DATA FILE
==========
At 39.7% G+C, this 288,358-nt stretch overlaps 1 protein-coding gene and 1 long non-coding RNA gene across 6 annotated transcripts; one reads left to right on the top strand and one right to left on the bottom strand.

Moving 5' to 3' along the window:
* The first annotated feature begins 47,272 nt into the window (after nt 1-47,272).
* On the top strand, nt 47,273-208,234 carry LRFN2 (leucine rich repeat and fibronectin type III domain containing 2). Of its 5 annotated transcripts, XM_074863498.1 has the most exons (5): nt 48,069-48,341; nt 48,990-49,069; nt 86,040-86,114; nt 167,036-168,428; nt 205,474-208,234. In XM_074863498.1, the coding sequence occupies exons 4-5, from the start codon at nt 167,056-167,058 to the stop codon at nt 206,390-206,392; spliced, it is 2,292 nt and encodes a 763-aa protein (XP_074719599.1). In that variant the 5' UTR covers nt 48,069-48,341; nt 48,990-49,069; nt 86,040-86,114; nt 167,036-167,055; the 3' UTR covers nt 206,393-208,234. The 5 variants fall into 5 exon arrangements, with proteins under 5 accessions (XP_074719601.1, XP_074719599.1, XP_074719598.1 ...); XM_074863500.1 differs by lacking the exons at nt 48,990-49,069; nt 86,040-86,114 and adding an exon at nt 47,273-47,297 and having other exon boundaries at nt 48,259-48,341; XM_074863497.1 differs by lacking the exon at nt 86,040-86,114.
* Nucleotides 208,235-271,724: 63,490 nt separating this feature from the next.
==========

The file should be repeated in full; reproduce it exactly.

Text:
At 39.7% G+C, this 288,358-nt stretch overlaps 1 protein-coding gene and 1 long non-coding RNA gene across 6 annotated transcripts; one reads left to right on the top strand and one right to left on the bottom strand.

Moving 5' to 3' along the window:
* The first annotated feature begins 47,272 nt into the window (after nt 1-47,272).
* On the top strand, nt 47,273-208,234 carry LRFN2 (leucine rich repeat and fibronectin type III domain containing 2). Of its 5 annotated transcripts, XM_074863498.1 has the most exons (5): nt 48,069-48,341; nt 48,990-49,069; nt 86,040-86,114; nt 167,036-168,428; nt 205,474-208,234. In XM_074863498.1, the coding sequence occupies exons 4-5, from the start codon at nt 167,056-167,058 to the stop codon at nt 206,390-206,392; spliced, it is 2,292 nt and encodes a 763-aa protein (XP_074719599.1). In that variant the 5' UTR covers nt 48,069-48,341; nt 48,990-49,069; nt 86,040-86,114; nt 167,036-167,055; the 3' UTR covers nt 206,393-208,234. The 5 variants fall into 5 exon arrangements, with proteins under 5 accessions (XP_074719601.1, XP_074719599.1, XP_074719598.1 ...); XM_074863500.1 differs by lacking the exons at nt 48,990-49,069; nt 86,040-86,114 and adding an exon at nt 47,273-47,297 and having other exon boundaries at nt 48,259-48,341; XM_074863497.1 differs by lacking the exon at nt 86,040-86,114.
* Nucleotides 208,235-271,724: 63,490 nt separating this feature from the next.